For this inaugural release of Anaphora, we have chosen blending components from a roast forward base, aged 20 months in Colorado rye whisky barrels as well as a sweeter base we call “bitterless black” aged 18 months in Kentucky bourbon barrels. The first base contributes big notes of barrel tannin, intense caramel, pungent spiciness and subtle while the second brings with it a smooth body, subtle sweetness, notes of marshmallow, cacao and coconut. While either component on its own is a wonderful beer, the sum total of the two is a perfect balance of compliments and counterpoints. This release is very lightly carbonated so that the most subtle notes are able to come through without sharpness or acidity masking them/ We recommend serving this beer at cool temperatures between 40-45 degrees and hard pouring it into the glass.

Our second new barrel aged series, which will be launched alongside Anaphora, is our adjunct focused blend, Noema. As we sample the blending components and identify the casks that will become Anaphora, we will also find barrels that, while fully mature, leave some room for more creative opportunities. These barrels have many of the hallmark notes that we look for in barrel aged beers, but they often leave a component or two open ended so that we can interpret the rest of the song and dance for ourselves. With these barrels we seek to take stock of their strongest features and add compliments and contrast through additional adjuncts, the resulting blend is Noema.


For this inaugural release of Noema, we selected blending components from our “bitterless black” base aged 24 months in Kentucky bourbon as well as a sweet stout base aged in Colorado rye whisky. Upon tasting the blend we noted marshmallow, vanilla, subtle roast and delicate tannin and felt that the barrels were asking for a bit more sweetness, toast and chocolate. After being racked from their respective casks, the blend was then further matured on toasted coconut, raw coconut and ghana cacao nibs. As you might expect, the result is incredibly smooth, boasting a sweetness and fattiness from the coconut, a rich chocolate from the cacao and all of the original compliments from the barrels that were present in the original components. As this blend was a touch sweeter, we opted for a bit more carbonation to add balance and bring out the silkiness and coating quality of the body. We recommend serving this beer at cool temperatures between 38-42 degrees and drinking it slowly so that it can evolve and change in the glass as you enjoy it.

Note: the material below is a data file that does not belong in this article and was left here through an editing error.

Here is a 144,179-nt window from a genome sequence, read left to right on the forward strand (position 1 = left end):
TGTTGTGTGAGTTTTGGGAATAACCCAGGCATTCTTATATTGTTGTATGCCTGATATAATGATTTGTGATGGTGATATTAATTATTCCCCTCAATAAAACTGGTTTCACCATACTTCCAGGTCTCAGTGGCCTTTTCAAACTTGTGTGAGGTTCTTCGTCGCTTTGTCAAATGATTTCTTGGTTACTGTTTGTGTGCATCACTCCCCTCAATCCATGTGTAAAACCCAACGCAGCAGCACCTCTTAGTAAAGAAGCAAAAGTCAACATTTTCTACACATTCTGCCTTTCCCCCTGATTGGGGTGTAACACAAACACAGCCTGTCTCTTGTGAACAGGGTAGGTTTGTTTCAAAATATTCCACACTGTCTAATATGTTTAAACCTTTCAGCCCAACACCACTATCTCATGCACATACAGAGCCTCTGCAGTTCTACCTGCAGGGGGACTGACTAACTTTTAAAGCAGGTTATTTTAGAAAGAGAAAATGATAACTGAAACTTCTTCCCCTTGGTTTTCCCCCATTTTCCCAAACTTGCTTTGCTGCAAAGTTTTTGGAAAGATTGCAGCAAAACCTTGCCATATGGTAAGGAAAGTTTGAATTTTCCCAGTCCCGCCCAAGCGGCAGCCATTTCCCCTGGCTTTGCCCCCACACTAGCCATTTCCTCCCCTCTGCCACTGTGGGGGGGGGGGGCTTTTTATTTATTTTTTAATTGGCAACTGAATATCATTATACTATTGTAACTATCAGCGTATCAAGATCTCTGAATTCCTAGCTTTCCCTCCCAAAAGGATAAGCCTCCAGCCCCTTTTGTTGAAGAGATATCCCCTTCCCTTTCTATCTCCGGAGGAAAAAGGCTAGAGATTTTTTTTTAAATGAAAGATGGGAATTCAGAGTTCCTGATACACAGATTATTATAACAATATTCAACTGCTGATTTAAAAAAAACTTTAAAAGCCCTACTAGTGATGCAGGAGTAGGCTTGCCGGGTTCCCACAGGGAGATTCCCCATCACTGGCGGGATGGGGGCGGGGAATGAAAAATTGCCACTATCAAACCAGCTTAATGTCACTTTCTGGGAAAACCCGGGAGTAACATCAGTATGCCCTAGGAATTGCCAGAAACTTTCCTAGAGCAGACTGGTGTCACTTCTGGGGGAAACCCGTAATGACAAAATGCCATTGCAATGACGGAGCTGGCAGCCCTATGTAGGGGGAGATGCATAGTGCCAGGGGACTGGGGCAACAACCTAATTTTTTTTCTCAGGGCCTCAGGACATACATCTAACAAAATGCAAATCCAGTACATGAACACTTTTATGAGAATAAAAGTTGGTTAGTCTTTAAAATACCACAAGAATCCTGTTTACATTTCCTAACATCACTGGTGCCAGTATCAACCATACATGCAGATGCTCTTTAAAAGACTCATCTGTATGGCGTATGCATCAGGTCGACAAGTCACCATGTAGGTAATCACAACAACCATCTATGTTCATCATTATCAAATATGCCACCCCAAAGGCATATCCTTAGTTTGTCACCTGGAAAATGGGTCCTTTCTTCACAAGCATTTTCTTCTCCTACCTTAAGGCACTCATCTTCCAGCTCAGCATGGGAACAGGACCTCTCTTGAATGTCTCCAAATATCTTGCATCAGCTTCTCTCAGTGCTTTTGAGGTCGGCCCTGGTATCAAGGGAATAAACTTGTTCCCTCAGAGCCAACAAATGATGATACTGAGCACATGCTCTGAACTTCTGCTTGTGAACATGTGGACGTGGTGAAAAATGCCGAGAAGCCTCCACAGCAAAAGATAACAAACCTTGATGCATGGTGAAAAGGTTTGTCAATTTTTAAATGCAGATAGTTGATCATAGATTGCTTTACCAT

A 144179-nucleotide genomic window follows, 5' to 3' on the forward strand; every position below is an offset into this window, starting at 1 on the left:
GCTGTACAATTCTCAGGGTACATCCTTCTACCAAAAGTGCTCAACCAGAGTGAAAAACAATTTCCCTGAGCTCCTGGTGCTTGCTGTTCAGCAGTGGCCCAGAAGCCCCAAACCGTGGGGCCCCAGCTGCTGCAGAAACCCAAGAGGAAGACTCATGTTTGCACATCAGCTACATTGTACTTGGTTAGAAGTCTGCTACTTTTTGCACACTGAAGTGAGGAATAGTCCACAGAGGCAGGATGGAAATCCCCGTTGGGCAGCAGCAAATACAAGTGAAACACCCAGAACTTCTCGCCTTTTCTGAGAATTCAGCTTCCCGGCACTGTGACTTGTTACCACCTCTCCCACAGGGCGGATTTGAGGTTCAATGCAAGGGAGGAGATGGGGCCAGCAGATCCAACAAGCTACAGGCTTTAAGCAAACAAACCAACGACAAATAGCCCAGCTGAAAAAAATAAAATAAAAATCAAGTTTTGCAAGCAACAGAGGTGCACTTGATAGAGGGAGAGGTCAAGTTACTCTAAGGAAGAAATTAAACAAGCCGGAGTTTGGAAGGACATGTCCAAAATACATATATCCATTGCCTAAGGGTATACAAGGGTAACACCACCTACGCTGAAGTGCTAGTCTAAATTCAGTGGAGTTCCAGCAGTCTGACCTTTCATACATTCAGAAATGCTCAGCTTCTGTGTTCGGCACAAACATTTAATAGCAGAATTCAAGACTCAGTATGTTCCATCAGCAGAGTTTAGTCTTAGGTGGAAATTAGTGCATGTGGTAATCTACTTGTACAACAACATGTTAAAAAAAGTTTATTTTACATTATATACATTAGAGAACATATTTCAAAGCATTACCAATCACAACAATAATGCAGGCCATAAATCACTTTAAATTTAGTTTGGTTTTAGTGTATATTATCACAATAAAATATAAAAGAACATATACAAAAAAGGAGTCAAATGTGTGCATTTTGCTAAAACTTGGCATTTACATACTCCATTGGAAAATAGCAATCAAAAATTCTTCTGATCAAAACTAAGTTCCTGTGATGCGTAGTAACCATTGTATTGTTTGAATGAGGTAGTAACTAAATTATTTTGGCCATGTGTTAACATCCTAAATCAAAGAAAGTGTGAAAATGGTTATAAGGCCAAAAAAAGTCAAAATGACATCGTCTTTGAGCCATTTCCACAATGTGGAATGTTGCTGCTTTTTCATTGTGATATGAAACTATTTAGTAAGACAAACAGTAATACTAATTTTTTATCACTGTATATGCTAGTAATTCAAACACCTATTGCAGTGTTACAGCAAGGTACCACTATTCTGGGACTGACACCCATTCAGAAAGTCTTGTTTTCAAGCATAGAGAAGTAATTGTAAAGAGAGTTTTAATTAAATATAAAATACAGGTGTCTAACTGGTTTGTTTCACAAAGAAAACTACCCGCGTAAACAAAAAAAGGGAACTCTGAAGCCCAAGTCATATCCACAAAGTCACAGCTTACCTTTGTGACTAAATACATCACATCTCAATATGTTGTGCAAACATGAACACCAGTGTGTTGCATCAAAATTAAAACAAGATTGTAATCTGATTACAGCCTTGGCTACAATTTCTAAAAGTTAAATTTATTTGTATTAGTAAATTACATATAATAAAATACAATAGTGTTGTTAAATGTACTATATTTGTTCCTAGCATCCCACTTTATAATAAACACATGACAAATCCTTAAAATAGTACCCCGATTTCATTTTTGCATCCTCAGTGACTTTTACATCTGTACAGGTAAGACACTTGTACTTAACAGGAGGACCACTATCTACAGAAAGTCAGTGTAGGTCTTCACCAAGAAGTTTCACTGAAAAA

If you’ve held on this long, then you get a gold star, but don’t forget to sign up for our online pre-sale program through Oznr to ensure that you have first access to these inaugural releases, which debut November 5th with pre-sales starting on November 3rd. We will have limited draft and bottles available at the taproom in Olde Town Arvada on the 5th as well.


Thank you for joining us on this journey and we look forward to sharing these beers with you very soon!